Scholarships and grants are available from a wide range of organizations at the local, state and national level. While national scholarship and grant programs tend to be the most generous, they also tend to be the most competitive. When searching for funding, look for opportunities that fit your background, academic achievement and field of study as well as general scholarship opportunities. For example, specialized scholarships and grants are available for minority students or students pursuing degrees in certain fields, such as nursing, education and engineering. You should also research funding opportunities through organizations in your area, such as military veterans’ organizations, small business associations or charity groups.

Alternative Ways To Pay

In addition to scholarships, grants and loans, there are several other alternatives to find graduate school funding. If you’re working, you may consider asking your employer about education assistance or tuition reimbursement programs. These programs pay for some or all of your education costs on the premise that you’ll use the education and skills you acquire in order to benefit your company. If you’re not employed, a paid internship can help you gain valuable work experience in your field in addition to covering some of your education costs. You may also consider pursuing assistantship programs through your school. These programs typically provide some amount of tuition remission, along with a monthly stipend and insurance coverage in exchange for working as a research assistant, teaching assistant, administrative assistant or resident housing assistant on-campus.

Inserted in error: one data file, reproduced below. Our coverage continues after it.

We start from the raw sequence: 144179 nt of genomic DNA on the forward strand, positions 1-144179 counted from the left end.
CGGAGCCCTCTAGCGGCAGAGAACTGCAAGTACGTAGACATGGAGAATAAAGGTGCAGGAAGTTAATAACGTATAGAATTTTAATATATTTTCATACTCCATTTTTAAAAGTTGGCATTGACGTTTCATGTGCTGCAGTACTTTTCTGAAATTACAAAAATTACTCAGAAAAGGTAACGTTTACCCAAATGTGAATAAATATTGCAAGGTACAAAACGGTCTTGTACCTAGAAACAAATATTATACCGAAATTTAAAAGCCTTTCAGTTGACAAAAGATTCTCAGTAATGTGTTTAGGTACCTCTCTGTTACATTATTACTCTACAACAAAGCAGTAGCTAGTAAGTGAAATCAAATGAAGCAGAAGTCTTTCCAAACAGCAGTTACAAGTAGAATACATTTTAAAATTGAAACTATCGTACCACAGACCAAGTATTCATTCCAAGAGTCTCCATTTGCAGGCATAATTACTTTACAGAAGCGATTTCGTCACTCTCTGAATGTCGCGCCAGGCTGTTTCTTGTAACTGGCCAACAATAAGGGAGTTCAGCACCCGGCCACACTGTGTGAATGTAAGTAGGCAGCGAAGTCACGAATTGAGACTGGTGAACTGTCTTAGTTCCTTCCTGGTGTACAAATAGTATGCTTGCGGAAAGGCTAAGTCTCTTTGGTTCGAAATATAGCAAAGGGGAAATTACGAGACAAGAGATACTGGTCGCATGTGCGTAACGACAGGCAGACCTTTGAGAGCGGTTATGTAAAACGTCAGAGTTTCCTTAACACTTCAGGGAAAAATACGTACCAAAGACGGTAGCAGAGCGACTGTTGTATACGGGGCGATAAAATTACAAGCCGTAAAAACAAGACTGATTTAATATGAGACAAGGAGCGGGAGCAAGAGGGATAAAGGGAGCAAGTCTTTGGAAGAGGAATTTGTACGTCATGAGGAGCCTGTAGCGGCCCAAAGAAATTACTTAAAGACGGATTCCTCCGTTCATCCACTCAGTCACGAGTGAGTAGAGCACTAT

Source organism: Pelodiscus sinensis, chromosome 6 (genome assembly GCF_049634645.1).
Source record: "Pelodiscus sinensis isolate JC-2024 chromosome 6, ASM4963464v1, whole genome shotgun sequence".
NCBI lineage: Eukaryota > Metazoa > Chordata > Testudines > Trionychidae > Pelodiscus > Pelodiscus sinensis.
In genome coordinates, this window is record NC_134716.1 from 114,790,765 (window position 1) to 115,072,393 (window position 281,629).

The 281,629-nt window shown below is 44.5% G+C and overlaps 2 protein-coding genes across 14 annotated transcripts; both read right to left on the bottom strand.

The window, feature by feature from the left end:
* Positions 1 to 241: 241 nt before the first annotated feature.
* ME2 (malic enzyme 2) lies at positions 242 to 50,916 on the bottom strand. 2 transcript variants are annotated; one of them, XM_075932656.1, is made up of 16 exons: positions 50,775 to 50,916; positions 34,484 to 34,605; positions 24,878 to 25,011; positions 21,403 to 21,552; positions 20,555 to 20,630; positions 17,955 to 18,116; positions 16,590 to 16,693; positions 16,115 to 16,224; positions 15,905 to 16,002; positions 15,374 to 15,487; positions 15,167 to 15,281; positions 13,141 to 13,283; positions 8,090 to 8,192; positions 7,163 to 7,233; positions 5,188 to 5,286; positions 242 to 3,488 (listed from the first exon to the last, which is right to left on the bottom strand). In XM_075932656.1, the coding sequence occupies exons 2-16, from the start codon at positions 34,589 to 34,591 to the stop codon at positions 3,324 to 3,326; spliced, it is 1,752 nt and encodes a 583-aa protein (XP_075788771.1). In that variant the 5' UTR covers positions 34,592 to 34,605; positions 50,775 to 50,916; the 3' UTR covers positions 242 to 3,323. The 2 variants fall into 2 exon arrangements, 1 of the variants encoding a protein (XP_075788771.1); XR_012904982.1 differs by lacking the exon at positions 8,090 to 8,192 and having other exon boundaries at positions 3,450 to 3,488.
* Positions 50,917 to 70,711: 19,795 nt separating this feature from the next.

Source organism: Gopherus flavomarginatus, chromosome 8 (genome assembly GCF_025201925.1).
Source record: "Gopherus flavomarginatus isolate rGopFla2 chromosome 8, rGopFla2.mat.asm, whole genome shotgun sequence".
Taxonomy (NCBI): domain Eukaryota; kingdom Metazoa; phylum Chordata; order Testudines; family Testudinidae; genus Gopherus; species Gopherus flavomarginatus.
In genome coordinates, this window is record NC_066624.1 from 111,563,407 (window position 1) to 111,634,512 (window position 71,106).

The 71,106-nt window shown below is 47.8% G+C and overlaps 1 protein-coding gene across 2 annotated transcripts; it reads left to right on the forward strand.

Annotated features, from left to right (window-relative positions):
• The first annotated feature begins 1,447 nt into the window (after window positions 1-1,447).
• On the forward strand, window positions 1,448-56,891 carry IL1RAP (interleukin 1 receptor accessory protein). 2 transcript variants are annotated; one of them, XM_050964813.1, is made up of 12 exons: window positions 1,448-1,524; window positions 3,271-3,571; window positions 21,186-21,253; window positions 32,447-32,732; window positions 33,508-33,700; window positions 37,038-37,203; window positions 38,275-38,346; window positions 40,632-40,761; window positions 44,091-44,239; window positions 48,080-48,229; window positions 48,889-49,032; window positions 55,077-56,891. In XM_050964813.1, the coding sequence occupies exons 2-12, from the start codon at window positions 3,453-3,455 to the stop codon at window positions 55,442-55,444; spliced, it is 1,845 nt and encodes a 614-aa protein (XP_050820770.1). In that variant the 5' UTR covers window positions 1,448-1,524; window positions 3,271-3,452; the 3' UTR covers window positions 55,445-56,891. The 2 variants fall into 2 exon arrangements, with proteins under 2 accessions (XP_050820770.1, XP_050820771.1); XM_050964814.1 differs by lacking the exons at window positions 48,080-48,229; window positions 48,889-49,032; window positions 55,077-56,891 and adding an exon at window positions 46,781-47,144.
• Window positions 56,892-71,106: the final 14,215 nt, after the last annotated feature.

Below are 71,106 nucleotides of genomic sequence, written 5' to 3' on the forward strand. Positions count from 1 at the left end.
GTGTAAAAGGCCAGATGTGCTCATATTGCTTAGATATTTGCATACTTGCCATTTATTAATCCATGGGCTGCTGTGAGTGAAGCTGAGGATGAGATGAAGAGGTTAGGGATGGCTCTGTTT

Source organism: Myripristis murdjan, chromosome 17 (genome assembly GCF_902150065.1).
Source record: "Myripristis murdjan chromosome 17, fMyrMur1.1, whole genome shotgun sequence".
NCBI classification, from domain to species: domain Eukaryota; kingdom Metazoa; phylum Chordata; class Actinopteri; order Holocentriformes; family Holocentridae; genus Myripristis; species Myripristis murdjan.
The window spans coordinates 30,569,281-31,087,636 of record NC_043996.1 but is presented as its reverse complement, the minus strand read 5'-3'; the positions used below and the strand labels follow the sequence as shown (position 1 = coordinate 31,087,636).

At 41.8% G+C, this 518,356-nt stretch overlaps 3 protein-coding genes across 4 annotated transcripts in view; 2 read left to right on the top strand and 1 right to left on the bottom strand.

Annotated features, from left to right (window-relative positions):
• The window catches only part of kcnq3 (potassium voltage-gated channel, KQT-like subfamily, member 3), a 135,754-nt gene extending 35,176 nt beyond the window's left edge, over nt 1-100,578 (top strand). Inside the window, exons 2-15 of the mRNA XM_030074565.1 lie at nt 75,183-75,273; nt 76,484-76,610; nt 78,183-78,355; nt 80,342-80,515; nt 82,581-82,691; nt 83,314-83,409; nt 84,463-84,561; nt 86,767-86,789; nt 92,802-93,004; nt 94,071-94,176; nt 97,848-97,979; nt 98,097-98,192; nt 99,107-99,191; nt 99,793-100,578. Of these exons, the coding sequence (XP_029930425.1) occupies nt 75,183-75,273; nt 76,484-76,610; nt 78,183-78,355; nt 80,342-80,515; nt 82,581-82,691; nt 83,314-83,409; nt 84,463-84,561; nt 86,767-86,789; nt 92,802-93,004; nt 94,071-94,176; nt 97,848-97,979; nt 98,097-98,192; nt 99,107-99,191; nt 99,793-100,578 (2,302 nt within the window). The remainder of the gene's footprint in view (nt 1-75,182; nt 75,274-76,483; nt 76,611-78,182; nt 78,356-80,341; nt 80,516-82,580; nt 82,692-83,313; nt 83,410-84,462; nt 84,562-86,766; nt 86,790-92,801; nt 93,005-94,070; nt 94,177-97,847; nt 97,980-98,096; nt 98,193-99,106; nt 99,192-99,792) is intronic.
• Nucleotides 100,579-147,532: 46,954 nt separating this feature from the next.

While securing funding for graduate school can be challenging, the financial and emotional rewards associated with pursuing a career you enjoy can make it worthwhile. Taking the time to research every possible financial aid opportunity can ensure that nothing stands in the way of your scholastic and professional goals.